The explanation for this is in IPCC AR4 (2007) Chapter 10.7 which can be read at
http://www.ipcc.ch/publications_and_data/ar4/wg1/en/ch10s10-7.html
It says there

The multi-model average warming for all radiative forcing agents held constant at year 2000 (reported earlier for several of the models by Meehl et al., 2005c), is about 0.6°C for the period 2090 to 2099 relative to the 1980 to 1999 reference period. This is roughly the magnitude of warming simulated in the 20th century. Applying the same uncertainty assessment as for the SRES scenarios in Fig. 10.29 (–40 to +60%), the likely uncertainty range is 0.3°C to 0.9°C. Hansen et al. (2005a) calculate the current energy imbalance of the Earth to be 0.85 W m–2, implying that the unrealised global warming is about 0.6°C without any further increase in radiative forcing. The committed warming trend values show a rate of warming averaged over the first two decades of the 21st century of about 0.1°C per decade, due mainly to the slow response of the oceans. About twice as much warming (0.2°C per decade) would be expected if emissions are within the range of the SRES scenarios.

In other words, it was expected that global temperature would rise at an average rate of “0.2°C per decade” over the first two decades of this century with half of this rise being due to atmospheric GHG emissions which were already in the system.
This assertion of “committed warming” should have had large uncertainty because the Report was published in 2007 and there was then no indication of any global temperature rise over the previous 7 years. There has still not been any rise and we are now way past the half-way mark of the “first two decades of the 21st century”.
So, if this “committed warming” is to occur such as to provide a rise of 0.2°C per decade by 2020 then global temperature would need to rise over the next 6 years by about 0.4°C. And this assumes the “average” rise over the two decades is the difference between the temperatures at 2000 and 2020. If the average rise of each of the two decades is assumed to be the “average” (i.e. linear trend) over those two decades then global temperature now needs to rise before 2020 by more than it rose over the entire twentieth century. It only rose ~0.8°C over the entire twentieth century.
Simply, the “committed warming” has disappeared (perhaps it has eloped with Trenberth’s ‘missing heat’?).
This disappearance of the “committed warming” is – of itself – sufficient to falsify the AGW hypothesis as emulated by climate models. If we reach 2020 without any detection of the “committed warming” then it will be 100% certain that all projections of global warming are complete bunkum.
And amendments to the models to “emulate” the pause do not alter this because half of the warming was said to be “committed” from the past.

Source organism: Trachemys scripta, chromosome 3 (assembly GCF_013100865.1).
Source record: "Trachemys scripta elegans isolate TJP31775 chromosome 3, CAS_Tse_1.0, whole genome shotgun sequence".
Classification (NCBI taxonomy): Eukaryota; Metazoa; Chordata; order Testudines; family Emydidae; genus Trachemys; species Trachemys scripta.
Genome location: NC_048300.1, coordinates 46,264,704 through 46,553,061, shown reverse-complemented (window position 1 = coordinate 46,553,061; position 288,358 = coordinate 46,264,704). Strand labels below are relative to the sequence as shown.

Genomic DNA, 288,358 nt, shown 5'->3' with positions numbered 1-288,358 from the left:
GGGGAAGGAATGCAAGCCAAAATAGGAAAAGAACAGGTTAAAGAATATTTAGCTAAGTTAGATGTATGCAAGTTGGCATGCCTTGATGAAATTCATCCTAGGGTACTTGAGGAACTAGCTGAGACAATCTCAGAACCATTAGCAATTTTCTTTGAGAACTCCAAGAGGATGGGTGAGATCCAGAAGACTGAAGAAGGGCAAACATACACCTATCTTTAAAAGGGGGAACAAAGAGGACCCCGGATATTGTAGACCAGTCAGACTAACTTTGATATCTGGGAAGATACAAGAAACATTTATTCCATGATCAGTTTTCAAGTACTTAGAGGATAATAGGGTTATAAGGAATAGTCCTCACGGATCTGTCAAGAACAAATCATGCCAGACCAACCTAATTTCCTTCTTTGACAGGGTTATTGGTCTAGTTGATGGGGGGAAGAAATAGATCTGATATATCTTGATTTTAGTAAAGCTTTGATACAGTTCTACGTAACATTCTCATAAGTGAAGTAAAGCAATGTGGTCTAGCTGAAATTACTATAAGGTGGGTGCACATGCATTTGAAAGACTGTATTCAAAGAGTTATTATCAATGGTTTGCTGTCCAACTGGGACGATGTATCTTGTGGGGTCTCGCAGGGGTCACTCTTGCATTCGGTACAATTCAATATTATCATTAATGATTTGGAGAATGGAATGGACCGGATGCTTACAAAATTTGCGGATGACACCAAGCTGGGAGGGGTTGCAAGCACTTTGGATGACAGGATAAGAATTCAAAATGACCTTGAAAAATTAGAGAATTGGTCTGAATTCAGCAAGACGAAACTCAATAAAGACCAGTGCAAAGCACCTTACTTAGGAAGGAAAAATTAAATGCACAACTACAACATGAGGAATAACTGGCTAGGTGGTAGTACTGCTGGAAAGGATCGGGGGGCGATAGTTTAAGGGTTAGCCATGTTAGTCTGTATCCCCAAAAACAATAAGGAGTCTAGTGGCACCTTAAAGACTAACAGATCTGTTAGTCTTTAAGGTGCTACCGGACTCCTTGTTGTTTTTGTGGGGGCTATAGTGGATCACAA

Richard

Scute

@ luysii Jan 14th 2013 at 1:57 pm
You got me thinking. These people use such weasel words that I wonder whether the 10 model runs were cherry-picked out of 100 or 1000 runs which showed no 10 year pauses (except the 10 cherry-picked). In my experience with wheedling out the truth behind their words, it is the omission of the truth over and above what is otherwise a true statement that tells us what they really did. The following quote from the article may well be true:
“In 10 modeling runs of 21st century climate totaling 700 years worth of simulation, long-term warming proceeded about as expected: 2.0°C by the end of the century. But along the way in the 700 years of simulation, about 17 separate 10-year intervals had temperature trends resembling that of the past decade—that is, more or less flat.” …..
but this statement doesn’t preclude the possibility that 1000 runs were done and 990 binned. Remember, these people have no shame in essentially telling big lies by omitting the truth e.g. at the AR5 SPM press conference and the Met Office’s grossly misleading response to David Rose’s first pause article in 2012.
I’m surprised I never thought to question the number of model runs before- I’ve heard of this study several times over the years. Despite having no trust at all in what they say, I still let that one slip through.

richardscourtney

Sorry about the format error. This is a repost.
Scute:
Your post at January 14, 2014 at 2:15 pm asks

“In the HadCRUT3 temperature record, the world warmed by 0.07°C±0.07°C from 1999 through 2008, not the 0.20°C expected by the Intergovernmental Panel on Climate Change.”

David Rose at the Daily Mail said in a recent article that the IPCC had predicted the 0.2 C increase but that AR5 was ignoring this and using sleight of hand by referring to the 1951-2013 rise of circa 0.12/decade being little different from AR4. (Long time frame gobbles up the effect of the pause). After the article, alarmist blogs rounded on Rose saying the IPCC had never said there would be a 2.0 C rise from 1999. So who’s telling the truth? I’m sure I heard the 0.2 C claim being bandied about till they saw the temps stalling.

The IPCC AR4 did make such a prediction, but it was for “0.2°C per decade” over the first two decades of this century.